Most of us know the story.
Jesus is passing through a town, and is swarmed by people wanting to see Him, hear Him, be near Him. He is asked to go to Jairus's house to heal his daughter, and agrees to go. While navigating His way through the crowd, Jesus suddenly feels that power has gone out of Him, and He stops to find out who touched Him. His disciples scoff at the idea of trying to figure out who in all that crowd might have touched Jesus, but He insists on finding out.
The woman who touched Him comes forward. She had suffered for twelve years from a "flow of blood", and had spent all she had trying to find healing, but the condition had only grown worse, until the moment she touched Jesus. She admits she was the one who touched Him and explains that she had believed she would be healed by merely touching his clothing.
Jesus responds to her: "Daughter, your faith has made you well. Go in peace, and be healed of your affliction." (Mark 5:34)
It's clear that the woman's healing was given by the power of Jesus in response to her faith that He could heal her. It's also clear that she was fully healed the moment she touched Jesus's garment. There was no delay of any kind.
Why, then, does Jesus tell her to "be healed of your affliction"? One translation uses the phrase "be freed from your suffering", but the idea is the same. He's telling her something that is already done. She is already healed when he tells her to "be healed".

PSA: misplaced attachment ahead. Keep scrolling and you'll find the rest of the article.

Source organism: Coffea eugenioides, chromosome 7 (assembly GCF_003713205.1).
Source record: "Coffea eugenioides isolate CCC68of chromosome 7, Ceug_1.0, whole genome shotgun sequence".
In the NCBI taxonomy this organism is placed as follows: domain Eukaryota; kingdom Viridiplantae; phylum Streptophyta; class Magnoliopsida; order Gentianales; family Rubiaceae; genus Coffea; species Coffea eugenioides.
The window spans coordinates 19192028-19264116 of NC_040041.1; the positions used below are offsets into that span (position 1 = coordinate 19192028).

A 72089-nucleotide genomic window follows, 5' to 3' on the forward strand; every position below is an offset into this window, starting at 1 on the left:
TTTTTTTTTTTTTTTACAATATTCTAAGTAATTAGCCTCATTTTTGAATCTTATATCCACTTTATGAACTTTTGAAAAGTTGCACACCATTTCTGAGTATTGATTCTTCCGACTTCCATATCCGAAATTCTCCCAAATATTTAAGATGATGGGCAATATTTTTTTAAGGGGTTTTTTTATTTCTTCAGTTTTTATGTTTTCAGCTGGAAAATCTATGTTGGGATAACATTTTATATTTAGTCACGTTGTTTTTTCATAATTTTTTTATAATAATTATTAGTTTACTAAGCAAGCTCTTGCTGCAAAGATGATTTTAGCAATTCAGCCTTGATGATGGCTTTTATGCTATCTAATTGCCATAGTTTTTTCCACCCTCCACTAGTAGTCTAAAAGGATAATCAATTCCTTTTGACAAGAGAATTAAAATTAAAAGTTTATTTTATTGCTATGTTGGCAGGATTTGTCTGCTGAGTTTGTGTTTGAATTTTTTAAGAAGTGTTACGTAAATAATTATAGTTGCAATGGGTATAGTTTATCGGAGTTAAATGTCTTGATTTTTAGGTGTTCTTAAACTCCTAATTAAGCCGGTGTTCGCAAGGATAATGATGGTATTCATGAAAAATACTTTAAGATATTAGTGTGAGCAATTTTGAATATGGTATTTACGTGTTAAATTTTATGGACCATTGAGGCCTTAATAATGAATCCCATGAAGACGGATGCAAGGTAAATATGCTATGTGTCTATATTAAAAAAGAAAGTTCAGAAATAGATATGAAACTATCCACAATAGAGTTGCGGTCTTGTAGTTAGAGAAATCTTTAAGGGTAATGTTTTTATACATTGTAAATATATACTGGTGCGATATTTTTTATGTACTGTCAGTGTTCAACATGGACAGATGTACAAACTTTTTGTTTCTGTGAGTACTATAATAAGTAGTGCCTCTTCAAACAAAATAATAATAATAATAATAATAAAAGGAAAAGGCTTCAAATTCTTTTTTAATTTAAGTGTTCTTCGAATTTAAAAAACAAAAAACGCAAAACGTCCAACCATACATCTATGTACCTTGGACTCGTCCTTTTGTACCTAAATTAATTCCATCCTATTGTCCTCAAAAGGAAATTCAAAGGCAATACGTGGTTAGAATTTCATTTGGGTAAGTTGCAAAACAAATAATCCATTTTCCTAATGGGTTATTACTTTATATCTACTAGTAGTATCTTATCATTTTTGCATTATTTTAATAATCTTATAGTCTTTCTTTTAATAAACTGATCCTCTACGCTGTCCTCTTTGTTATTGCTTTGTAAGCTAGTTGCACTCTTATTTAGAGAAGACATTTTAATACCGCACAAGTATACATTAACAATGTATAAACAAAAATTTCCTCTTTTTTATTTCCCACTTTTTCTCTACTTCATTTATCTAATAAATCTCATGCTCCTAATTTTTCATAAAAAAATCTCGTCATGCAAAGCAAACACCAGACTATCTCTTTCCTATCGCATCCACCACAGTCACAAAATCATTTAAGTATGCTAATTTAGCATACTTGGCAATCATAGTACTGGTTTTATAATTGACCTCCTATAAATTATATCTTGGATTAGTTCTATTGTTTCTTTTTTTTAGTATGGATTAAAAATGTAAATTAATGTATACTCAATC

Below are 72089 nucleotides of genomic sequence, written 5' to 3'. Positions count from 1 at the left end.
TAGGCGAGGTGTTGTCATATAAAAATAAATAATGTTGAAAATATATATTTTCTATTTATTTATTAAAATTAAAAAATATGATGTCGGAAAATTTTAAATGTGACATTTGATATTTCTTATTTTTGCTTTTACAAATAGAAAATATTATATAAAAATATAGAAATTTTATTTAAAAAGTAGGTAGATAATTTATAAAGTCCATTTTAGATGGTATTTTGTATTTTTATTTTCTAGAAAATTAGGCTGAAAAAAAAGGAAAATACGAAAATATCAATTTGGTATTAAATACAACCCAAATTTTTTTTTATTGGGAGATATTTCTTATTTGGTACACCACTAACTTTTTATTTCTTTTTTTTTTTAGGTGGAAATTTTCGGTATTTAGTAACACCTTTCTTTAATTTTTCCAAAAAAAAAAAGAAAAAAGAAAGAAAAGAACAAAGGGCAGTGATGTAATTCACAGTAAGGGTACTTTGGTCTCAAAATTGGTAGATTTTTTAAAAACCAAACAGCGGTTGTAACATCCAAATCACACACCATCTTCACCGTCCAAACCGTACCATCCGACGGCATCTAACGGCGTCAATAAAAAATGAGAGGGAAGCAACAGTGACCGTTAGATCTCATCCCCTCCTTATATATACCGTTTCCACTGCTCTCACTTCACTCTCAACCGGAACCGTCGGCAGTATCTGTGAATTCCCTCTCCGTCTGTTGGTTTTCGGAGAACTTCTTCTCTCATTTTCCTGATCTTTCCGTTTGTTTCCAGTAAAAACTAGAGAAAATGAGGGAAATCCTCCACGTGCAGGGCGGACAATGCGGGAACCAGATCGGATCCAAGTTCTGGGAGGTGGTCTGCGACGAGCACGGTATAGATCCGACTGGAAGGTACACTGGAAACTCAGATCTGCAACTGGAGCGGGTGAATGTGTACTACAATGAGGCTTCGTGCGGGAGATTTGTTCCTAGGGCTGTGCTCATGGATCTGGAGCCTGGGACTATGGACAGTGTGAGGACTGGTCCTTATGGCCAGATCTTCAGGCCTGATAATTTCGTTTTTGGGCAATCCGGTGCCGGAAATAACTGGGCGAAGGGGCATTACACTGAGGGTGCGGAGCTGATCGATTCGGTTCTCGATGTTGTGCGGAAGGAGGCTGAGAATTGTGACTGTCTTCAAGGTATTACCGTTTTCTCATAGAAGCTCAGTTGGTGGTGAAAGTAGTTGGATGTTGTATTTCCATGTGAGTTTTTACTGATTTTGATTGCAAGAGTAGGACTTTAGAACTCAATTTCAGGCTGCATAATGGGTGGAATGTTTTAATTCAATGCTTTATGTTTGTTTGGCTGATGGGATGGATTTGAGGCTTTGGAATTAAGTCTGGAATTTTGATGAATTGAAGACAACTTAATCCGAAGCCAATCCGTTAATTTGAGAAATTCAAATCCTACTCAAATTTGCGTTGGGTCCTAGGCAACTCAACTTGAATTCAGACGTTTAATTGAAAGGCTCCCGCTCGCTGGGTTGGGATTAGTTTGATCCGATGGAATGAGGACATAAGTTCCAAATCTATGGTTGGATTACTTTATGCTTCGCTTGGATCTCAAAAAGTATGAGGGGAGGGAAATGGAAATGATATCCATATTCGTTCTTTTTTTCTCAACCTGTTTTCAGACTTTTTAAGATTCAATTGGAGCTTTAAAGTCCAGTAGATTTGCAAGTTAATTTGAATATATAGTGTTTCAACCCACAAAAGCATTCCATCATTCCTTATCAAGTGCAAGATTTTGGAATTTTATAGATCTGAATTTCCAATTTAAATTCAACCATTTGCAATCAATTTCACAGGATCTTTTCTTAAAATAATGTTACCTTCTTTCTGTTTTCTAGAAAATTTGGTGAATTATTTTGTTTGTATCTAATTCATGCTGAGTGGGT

Why say this? Is this simply an incidental phrase tacked onto the end of this conversation? Or, is there something else here?
Beyond the physical healing, there is a challenge to lead a new life.
This woman is challenged to assume the mindset and identity of someone who has been healed. Someone who is whole, not broken, strong, not weak, free, not enslaved.
This woman's affliction, over a twelve-year period, had become the central fact of her life. It's fair to assume that her activities and plans were centered around, affected, or restricted, by this chronic bleeding. Then, in a moment, it was gone, as though it had never been there. Imagine what this meant for her. What would the rest of her life look like?
Every Christian faces the same question: You used to be lost in sin. Your separation from God was the central fact of your life. But now your sins are gone. What is your new identity?
Christians must continue to "be saved" in the sense of living as people set free. There is a joy, an appreciation, and a freedom we should sense each day because of what Jesus has done for us. The life after should be different from the life before. Are we living as people set free from sin, or as people still in need of salvation?
Can you imagine this poor woman leaving Jesus's presence and returning to all the worries, habits, precautions, and frustrations of the previous twelve years? The woman who was healed was challenged to leave behind her life of affliction, and there's nothing to indicate she did not.
Have we done the same?